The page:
The Fall Armyworm (Spodoptera Frugiperda) is a pest that can cause economic damage to crops if left to multiply. They mainly attack the maize crop but once its food crop is exhausted, will eat the next available crop including barley, millet, peanuts, rice, sorghum, soybeans, wheat, etc.
Fall armyworm (FAW) [Spodoptera frugiperda] is an insect pest with moths as the adult stage and larvae (caterpillars) as the destructive stage.
In Kenya, the pest was first reported in March 2017 in Western Kenya and has since spread countrywide. The pest attacks a wide range of crops but maize and sorghum are the most preferred hosts. It can cause up to 100% yield loss if left uncontrolled.
Identification of Fall Armyworm
Fall armyworm has 4 main stages of development: Egg, Larva, Pupa, and Adult.
The complete life cycle takes 40-47 days depending on the prevailing weather conditions. It takes short periods under warm conditions.
- Fall armyworm adult moths lay eggs in batches on host plants, normally on young leaves.
- The white egg masses are normally covered with wool-/ cotton-like material of the adult moth scales.
- The larvae have 6 developmental stages (instars) that are the destructive stages and take the longest time in the life cycle.
Fall Armyworm Larvae
- It is dull yellow to grey in color with stripes running down the length of the body.
- When mature it is 1.5 to 2 inches long.
- There are 6 instars of the larvae stage.
- Young larvae are greenish with a black head. In the 4th to 6th instars, the head is brown with a white Y- inverted line in its face.
- The larvae conceal themselves during the brightest times of the day. The larvae stay about 14 days in warm weather and 30 in cool weather before pupation.
Fall Armyworm Pupa
- Pupation takes place in the soil.
- Duration in this stage is 8 to 9 days in warm weather.
Fall Armyworm Adult
- The moths are nocturnal and very active in warm humid evenings.
- The female normally deposits eggs in its first 4 to 5 days of life but up to 3 weeks. Adults live between 7 to 21 days.
- Their eggs are dome-shaped.
- The eggs laid per mass is between 100 to 200 and a female lays on average 1500 eggs. They reach a maximum of over 2,000 eggs. These eggs are attached to the foliage of plants.
- Eggs take only 2 to 3 days to hatch in warm weather.
Fall Armyworm Life Cycle
The life cycle is completed in 30 days in warm weather and 60 days in the spring and autumn seasons. In winter, they can take up to 90 days to complete their life cycle.
Fall Armyworm Feeding
The armyworms feed mainly on grasses particularly maize and small grain crops.
Infestation can be hard to detect because they move to other feeding areas at night. When they are nearing maturity, they can destroy the whole crop in very few days.
Indicators of Fall Armyworm Attacks
There are two ways of knowing whether a crop has a FAW attack:
1. Presence of any of the stages of fall armyworm (eggs, larvae, pupae, and adults).
2. Damage caused by fall armyworm larvae on an infested crop.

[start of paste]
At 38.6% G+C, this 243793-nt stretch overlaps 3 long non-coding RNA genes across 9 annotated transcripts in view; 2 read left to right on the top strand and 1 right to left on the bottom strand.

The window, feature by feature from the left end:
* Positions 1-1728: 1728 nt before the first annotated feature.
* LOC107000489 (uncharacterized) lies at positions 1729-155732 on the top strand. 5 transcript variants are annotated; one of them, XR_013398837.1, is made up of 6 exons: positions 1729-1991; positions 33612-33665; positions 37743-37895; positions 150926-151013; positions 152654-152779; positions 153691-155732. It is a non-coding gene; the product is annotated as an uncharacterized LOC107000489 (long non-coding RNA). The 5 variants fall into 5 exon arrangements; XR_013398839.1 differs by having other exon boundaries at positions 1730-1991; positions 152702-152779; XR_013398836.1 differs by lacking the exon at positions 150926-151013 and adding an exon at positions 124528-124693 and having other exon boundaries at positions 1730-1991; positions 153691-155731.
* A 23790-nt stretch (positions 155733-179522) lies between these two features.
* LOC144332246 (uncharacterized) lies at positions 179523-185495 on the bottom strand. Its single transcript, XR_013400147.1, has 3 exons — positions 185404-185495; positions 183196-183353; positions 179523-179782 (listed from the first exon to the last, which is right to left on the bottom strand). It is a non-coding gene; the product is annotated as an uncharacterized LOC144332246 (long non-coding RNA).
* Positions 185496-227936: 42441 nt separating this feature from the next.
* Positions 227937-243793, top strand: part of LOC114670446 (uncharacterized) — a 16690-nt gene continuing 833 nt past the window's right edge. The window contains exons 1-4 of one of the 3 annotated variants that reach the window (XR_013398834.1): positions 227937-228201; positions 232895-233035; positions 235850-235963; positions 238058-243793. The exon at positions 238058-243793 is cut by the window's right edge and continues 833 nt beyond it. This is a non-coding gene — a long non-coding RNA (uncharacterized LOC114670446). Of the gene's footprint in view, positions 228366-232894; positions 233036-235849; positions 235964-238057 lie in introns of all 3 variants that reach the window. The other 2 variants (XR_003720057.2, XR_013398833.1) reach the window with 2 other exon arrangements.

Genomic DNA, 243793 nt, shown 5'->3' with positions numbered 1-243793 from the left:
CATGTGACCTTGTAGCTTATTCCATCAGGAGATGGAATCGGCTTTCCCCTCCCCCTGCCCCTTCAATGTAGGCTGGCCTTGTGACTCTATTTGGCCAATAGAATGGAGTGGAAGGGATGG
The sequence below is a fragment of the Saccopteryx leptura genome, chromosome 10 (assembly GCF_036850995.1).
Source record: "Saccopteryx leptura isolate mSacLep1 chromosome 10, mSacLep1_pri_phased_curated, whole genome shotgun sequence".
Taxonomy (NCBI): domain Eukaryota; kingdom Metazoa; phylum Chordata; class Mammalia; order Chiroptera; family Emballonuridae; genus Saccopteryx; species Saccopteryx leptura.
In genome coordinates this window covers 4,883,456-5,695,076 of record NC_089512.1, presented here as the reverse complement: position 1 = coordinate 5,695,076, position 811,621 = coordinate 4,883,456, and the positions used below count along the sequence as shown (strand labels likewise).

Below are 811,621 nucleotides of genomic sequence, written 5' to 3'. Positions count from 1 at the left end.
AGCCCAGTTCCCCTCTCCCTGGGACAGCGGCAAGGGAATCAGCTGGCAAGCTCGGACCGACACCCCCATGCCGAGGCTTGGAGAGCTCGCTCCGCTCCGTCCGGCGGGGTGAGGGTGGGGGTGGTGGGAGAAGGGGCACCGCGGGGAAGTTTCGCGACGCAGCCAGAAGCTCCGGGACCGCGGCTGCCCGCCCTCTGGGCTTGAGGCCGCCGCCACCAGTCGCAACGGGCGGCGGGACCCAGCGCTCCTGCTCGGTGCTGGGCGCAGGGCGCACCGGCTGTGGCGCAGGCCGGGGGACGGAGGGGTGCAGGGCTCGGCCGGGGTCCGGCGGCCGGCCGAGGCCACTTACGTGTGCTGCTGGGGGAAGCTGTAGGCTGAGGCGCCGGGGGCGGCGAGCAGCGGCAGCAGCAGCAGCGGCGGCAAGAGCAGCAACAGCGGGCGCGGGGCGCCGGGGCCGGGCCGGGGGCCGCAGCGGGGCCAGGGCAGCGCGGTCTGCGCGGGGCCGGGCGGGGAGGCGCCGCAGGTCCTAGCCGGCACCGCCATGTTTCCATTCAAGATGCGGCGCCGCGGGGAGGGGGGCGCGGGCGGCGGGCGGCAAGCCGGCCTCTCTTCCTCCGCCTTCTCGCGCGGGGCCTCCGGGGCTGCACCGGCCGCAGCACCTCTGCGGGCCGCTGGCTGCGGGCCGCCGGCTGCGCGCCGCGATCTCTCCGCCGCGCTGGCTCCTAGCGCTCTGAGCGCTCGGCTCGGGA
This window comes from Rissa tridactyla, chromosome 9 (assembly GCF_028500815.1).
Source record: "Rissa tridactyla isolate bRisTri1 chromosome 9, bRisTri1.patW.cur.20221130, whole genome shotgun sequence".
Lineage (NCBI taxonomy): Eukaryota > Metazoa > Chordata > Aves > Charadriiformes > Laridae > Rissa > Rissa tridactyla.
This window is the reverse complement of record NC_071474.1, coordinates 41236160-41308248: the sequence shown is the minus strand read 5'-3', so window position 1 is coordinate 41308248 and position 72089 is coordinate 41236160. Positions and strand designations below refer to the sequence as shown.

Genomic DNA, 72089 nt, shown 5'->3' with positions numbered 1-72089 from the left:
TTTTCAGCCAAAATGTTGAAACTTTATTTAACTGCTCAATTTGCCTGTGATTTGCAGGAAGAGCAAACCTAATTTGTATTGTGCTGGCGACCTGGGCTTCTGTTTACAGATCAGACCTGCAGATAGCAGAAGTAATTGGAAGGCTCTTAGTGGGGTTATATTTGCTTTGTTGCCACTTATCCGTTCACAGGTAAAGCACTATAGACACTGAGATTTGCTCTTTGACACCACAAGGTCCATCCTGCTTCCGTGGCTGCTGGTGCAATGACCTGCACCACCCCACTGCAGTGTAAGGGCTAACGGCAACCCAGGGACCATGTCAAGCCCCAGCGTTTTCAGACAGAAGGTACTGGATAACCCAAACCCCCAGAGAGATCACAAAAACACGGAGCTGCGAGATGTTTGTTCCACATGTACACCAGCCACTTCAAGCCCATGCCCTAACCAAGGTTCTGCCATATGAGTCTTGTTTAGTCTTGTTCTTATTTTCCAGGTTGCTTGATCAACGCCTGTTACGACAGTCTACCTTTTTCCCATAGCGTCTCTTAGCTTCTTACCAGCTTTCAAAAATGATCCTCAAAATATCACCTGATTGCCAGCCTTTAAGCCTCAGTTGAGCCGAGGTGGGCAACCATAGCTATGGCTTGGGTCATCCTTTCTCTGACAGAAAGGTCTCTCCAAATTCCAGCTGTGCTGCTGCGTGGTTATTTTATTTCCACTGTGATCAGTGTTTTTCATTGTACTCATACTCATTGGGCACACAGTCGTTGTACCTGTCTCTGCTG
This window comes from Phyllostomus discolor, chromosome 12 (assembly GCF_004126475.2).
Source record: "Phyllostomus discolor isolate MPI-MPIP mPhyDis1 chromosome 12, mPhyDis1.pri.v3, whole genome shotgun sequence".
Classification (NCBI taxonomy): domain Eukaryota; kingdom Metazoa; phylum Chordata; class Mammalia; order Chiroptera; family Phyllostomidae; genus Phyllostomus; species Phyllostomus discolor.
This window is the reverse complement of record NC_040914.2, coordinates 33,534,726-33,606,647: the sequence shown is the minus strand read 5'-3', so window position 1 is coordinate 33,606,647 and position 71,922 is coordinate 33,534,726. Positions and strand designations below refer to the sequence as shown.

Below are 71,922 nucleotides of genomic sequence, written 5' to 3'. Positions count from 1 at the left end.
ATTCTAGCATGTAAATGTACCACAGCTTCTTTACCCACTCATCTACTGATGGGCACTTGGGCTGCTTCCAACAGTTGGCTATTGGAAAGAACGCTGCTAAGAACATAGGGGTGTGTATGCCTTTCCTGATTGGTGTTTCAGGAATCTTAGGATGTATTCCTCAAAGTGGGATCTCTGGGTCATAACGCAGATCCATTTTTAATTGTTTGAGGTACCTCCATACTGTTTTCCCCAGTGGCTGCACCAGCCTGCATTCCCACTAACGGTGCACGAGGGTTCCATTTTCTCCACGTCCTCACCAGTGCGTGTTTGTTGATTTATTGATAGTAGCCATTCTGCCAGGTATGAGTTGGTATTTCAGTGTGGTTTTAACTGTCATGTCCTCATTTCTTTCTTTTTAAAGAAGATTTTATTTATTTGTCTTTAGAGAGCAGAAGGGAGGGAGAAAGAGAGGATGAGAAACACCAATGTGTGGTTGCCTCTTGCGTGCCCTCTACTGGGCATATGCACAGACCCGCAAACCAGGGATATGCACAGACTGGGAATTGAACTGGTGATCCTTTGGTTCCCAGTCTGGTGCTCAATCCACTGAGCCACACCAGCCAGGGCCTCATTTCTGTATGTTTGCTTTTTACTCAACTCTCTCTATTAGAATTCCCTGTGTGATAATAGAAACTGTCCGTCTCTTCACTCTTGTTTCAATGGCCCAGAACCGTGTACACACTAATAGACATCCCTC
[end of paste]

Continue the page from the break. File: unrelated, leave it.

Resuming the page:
How to Identify FAW Caterpillars
- The 1st instar larvae are very small and dark grey in color. The 2nd and 3rd instars are greenish or yellowish-brown in color and have hair-like spikes.
- The 4th to 6th instars are brownish and have a characteristic light-colored “inverted Y” mark on the head front, which links with the middle thin stripe.
- There are 4 black dots in a square formation on the rear abdominal segment.
Signs of the presence of armyworms include:
- chewing/leaf scalloping along the leaf margins.
- caterpillar excreta or ‘frass’ which collects on leaves or at the base of the plant — these appear as green or yellow cylindrical pellets 1mm to 2mm long
- cereal heads or oat grains on the ground — oat grains may be attached to a small piece of a stalk (1mm to 2mm), whereas wind-removed grains are not, and barley heads may be severed completely or hang from the plant by a small piece of stalk.
- Young larvae (1st to 3rd instar stages) feed on leaves, causing transparent window pane-like damage, initially appearing as “scratch marks” on the leaf.
- Older larvae (4th to 6th instars) cause large ragged and elongated holes on leaves, leading to a shredded appearance.
- At the reproductive stages of the host plant, older larvae clip the tassels, make shot holes in ears and feed on grains.
- Larvae produce large amounts of frass (excreta) as they feed and grow.
List of Insecticides to Get Rid of Fall Armyworms
Tested and working Fall Armyworm Control Solutions
The surest way to control this pest currently is through known tough insecticide combinations. They are as follows;
- Escort 50ml + Pentagon 40ml ( Kill in 5 hours)
- Escort 50ml + Loyalty 10gm ( Kill in 5 hours)
- Profile 30ml + Pentagon 40ml (Kill in 5 hours )
- Ranger 40ml + Loyalty 10gm (Kill in 5 hours)
This is based on trials done on fall armyworm-infested maize farms in Makhele village, Saboti constituency, Trans Nzoia County.
Can Be Mistaken For
Cutworms are a similar pest that grows through a caterpillar-like larvae phase before transforming into a moth. Cutworms do not display the colorful, lengthwise stripes that make army worms easy to identify.
To get fast and efficient action for immediate results with control within hours of ingestion, it is advisable to order Fall Armyworm insecticides by contacting us at +254737898884, +254759292158, +254775145267, +254103055943, +254794265503, +254756432285, +254757668223, +254789231328, +254742448334, or drop an email to firstname.lastname@example.org.